GTA01 shared UART vs. flow control (bug #788)

Mike Westerhof mwester at
Tue Jan 22 18:57:17 CET 2008

 On Tue 22/01/08  8:28 AM , Werner Almesberger werner at sent:
> Mike Westerhof wrote:
> > As we embark on this discussion, can somone please
> define "intrusive"> for me?
> Hmm, I guess a definition would go along these lines:
> - changes a lot of code
> - changes unrelated code
> - changes the logic of existing code
> In this case, it's mainly the introduction of platform-specific code in
> a general driver that's ugly. I also find the use of "unused" and the
> logic leading there quite scary.
> to aim too high and too low at the same time. Too high,
> because it tries to provide the abstraction of two independent UARTs
> (which seems to be ambitious beyond what we actually need), but too
> low, because it doesn't implement this generalization in a truly
> general way.

Thanks; that does help me understand the objections a bit better.

I can fix the "unused".  I can clean up the conditionals.  But I understand that won't help.  The fundamental problem is that a hardware device was added that changed the fundamental behavior of the serial port so that it no longer behaves the way the standard SOC driver can handle.  Therefore, a complete solution cannot be implemented without modifying the SOC driver code - it's that simple.

If the requirement is that we cannot put platform-specific code in a general driver, then we must accept that the console needs to be disabled entirely.  There is simply no other way around that issue.

If we agree that there must be a code change to the standard driver, then the only discussion is subjective -- to what degree do we wish to modify things.

> > It strikes me as a completely relative term, which
> makes the evaluation> of solutions for this problem largely
> subjective
> It is :-)

Thanks for being honest about it.  I feel the issue got the run-around for the many months it's been left open in bugzilla, and it's refreshing to have some open discussion.  :)

> Anyway, don't you think just keeping the serial console from getting
> permanently stuck would solve the issue for all practical purposes ?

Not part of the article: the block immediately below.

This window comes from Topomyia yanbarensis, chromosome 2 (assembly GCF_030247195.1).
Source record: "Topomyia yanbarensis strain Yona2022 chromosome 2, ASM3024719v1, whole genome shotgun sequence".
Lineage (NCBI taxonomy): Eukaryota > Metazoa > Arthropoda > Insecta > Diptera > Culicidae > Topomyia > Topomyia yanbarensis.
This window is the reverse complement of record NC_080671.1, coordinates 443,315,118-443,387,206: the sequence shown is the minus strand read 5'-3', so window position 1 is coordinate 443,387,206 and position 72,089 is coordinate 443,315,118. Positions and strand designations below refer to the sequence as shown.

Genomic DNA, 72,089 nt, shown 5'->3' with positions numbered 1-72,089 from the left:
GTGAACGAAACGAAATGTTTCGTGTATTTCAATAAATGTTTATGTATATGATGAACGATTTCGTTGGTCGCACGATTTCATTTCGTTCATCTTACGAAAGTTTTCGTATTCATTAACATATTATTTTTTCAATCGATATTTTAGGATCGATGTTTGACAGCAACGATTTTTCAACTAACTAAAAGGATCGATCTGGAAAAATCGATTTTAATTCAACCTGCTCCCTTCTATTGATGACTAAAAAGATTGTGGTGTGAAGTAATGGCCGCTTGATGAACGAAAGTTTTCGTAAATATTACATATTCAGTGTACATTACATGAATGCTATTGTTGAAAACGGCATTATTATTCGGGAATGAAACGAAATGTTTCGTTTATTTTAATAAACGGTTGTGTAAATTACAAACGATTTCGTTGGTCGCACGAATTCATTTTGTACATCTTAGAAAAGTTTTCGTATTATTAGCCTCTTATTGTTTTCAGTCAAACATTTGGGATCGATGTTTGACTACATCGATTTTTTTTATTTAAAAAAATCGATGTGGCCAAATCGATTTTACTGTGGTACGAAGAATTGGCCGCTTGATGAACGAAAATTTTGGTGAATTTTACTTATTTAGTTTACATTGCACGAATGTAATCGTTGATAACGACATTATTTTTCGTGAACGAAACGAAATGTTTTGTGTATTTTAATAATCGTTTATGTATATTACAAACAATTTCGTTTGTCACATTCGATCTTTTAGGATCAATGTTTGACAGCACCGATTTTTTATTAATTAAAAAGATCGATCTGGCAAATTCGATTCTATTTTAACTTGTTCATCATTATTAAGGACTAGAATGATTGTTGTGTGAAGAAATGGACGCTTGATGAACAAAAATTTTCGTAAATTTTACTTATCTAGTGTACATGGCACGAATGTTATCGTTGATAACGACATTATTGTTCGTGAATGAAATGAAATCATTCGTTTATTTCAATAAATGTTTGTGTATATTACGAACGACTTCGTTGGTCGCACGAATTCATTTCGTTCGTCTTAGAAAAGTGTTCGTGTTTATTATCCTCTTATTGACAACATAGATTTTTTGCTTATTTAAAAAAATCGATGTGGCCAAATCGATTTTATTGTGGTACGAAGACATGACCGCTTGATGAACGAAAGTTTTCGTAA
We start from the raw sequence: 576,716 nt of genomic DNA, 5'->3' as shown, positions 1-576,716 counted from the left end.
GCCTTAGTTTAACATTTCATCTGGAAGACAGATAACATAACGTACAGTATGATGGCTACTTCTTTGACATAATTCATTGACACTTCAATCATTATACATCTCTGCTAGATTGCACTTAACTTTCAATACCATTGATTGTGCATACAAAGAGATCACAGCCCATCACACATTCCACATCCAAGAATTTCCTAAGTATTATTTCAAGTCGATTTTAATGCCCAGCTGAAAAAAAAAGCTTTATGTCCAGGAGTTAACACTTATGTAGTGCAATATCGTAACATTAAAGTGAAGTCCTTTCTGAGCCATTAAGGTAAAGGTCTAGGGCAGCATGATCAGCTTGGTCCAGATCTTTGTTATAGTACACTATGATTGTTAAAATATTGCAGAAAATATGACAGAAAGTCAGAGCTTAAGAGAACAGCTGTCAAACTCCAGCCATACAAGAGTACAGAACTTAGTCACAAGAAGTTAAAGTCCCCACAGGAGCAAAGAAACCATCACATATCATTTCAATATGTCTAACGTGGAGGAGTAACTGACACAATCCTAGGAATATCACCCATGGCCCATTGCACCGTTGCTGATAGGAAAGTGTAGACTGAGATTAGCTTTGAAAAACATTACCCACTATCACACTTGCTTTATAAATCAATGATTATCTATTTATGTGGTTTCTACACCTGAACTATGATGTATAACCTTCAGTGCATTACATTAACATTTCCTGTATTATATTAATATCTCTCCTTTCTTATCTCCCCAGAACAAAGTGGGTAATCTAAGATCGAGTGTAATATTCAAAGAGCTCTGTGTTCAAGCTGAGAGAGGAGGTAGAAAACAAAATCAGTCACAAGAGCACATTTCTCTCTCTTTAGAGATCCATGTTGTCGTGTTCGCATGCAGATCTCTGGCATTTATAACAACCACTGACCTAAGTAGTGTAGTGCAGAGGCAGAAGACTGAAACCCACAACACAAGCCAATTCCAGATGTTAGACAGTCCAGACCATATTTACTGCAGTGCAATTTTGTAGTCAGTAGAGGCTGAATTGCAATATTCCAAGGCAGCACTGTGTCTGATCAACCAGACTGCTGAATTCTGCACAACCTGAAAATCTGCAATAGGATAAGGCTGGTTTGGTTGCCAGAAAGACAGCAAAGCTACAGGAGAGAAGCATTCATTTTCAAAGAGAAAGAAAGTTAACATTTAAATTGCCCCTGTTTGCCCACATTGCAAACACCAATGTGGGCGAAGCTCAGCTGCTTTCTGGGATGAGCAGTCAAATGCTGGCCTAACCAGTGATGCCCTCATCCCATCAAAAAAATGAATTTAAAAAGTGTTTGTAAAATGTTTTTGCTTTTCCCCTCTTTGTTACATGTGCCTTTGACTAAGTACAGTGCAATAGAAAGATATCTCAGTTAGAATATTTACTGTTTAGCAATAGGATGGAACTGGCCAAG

> The algorithm I proposed would let the console resume operation as
> soon as the misconfiguration is cleared. So you'd only lose messages
> if your setup/bringdown sequence is buggy and your kernel crashes at
> the same time. As we all know, juggling two types of brokenness at
> the same time it bad anyway, so this shouldn't be much of an issue :-)

Yes, depending on the implementation.  The danger that I see is that in *nix culture, silence is goodness.  So you have no means of knowing if your kernel and drivers are running just fine, or if the reality is just that you messed up the bootup scripts and the console is merrily dropping valuable diagnostics into the bit bucket.  Doesn't matter to the end user, I suppose, but I'd prefer to have the console shout at me if gsmd isn't running.

If that's the desired direction, someone should go for it and propose a patch.  It'll never get accepted upstream, but I can see that it would be simpler.

Or someone could go one better -- if there's console output, and the hardware is flow-controlled, just clear the hardware flow control bits.  Ugly, but at least no characters get dropped on the floor.

> > (The correct, although *impractical* solution, is to
> put the missing> pullups or pulldowns on the mux so that the console
> flow-control lines> are in the correct state to make this entire problem a
> total non-problem.)
> Yeah, I wish someone would have thought of putting that pull-down :-(
> Pull-up would be easy - the 2410 has that, but alas, no pull-down.
> - Werner

Mike (mwester)

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